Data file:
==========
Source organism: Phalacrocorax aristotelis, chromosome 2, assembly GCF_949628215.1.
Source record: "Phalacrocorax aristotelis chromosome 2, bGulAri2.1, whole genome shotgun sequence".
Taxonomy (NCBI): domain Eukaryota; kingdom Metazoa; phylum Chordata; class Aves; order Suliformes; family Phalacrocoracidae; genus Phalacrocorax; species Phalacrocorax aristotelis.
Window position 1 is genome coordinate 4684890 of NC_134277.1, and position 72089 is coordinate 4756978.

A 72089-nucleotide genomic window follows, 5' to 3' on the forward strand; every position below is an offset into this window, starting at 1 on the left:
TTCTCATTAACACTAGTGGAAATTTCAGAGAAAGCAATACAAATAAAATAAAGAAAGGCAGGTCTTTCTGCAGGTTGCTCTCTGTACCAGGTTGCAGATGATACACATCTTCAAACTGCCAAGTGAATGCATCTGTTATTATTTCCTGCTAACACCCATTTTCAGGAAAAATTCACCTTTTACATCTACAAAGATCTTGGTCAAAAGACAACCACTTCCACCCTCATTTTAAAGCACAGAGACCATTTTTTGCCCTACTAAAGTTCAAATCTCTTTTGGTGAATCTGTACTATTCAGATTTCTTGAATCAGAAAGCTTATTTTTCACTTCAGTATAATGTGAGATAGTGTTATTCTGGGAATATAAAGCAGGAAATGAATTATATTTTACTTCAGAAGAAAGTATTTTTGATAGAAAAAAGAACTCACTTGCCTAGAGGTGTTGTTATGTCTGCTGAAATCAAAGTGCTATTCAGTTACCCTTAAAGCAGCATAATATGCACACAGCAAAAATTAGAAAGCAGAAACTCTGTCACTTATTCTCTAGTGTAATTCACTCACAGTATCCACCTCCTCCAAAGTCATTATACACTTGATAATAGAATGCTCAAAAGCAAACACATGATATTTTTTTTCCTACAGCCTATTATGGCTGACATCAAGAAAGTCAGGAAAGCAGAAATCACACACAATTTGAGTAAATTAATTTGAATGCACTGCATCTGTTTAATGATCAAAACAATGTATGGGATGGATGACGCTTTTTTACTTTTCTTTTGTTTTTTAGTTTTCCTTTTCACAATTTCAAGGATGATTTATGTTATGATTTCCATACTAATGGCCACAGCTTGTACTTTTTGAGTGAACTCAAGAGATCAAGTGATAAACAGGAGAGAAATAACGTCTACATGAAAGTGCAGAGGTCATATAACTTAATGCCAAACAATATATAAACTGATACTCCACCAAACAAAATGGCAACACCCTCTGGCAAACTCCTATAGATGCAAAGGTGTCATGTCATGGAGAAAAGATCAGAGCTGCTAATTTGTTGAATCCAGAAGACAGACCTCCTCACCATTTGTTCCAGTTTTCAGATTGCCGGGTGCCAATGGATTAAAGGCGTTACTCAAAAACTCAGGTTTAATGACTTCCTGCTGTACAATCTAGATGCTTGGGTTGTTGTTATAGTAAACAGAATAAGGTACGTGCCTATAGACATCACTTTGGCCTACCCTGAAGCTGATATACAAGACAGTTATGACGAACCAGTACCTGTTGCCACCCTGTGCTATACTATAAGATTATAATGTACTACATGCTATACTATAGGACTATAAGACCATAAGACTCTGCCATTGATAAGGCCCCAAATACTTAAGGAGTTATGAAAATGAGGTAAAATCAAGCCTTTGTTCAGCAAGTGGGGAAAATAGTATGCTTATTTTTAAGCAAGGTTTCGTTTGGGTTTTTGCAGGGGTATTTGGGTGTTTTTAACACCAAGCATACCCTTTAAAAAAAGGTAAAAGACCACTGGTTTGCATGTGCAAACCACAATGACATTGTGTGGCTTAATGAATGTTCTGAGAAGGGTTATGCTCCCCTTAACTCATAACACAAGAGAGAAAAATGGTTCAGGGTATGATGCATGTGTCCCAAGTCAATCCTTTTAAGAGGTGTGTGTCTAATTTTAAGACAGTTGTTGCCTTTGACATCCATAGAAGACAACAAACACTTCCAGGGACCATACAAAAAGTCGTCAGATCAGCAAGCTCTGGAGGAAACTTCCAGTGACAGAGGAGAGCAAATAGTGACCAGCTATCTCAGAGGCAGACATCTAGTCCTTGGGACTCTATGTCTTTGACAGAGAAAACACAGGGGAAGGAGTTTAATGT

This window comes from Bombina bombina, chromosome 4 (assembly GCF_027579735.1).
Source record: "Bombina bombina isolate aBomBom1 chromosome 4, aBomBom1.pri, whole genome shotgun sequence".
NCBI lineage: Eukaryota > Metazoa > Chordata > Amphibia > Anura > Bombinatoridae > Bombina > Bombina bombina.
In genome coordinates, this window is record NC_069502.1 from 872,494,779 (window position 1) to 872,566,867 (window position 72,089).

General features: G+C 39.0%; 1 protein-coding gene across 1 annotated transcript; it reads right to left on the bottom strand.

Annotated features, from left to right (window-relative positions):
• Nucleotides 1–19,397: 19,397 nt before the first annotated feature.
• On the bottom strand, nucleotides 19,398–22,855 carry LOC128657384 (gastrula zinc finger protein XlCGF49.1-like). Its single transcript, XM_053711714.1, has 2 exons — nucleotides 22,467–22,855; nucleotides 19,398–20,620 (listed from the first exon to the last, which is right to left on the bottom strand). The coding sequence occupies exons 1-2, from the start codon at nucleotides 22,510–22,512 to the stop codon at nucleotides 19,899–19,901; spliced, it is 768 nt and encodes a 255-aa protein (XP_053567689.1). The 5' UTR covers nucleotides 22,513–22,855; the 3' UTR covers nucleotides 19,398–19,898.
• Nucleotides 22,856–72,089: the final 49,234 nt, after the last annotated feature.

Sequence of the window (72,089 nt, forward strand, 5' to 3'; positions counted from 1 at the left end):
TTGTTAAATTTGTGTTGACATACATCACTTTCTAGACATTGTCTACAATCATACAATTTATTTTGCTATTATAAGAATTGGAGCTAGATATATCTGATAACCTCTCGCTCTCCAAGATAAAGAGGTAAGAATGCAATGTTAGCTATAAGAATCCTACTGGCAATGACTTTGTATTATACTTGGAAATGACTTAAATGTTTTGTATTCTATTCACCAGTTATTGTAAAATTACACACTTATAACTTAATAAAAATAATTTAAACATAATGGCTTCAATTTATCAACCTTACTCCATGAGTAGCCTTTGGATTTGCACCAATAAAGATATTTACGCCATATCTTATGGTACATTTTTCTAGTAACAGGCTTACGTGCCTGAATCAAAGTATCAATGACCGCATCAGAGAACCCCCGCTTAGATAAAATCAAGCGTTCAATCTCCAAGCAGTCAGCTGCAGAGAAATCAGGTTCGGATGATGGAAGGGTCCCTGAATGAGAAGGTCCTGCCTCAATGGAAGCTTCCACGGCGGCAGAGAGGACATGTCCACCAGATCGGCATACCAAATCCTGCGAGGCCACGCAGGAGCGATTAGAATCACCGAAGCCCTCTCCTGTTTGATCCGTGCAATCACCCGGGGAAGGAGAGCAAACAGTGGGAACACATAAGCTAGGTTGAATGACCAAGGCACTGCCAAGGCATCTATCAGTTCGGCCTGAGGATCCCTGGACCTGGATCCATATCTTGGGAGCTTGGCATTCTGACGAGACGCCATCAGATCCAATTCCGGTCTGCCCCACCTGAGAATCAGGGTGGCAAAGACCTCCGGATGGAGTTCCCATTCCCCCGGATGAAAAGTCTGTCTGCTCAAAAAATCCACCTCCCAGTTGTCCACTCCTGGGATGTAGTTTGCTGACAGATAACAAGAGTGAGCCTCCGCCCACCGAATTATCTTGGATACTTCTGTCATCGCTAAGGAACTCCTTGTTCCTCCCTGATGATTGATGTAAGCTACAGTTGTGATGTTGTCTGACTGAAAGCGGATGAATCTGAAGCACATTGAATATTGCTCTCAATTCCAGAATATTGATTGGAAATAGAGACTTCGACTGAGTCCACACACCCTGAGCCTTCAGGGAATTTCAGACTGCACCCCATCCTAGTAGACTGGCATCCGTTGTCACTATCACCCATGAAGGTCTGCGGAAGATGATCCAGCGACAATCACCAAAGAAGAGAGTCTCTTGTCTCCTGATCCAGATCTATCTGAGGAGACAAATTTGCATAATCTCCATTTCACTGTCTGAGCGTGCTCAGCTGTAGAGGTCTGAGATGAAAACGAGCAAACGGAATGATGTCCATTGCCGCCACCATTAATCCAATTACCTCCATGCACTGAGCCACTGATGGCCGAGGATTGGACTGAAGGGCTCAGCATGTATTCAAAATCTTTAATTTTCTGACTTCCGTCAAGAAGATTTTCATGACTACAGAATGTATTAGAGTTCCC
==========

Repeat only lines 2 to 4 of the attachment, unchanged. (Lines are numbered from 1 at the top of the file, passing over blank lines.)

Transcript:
Source record: "Phalacrocorax aristotelis chromosome 2, bGulAri2.1, whole genome shotgun sequence".
Taxonomy (NCBI): domain Eukaryota; kingdom Metazoa; phylum Chordata; class Aves; order Suliformes; family Phalacrocoracidae; genus Phalacrocorax; species Phalacrocorax aristotelis.
Window position 1 is genome coordinate 4684890 of NC_134277.1, and position 72089 is coordinate 4756978.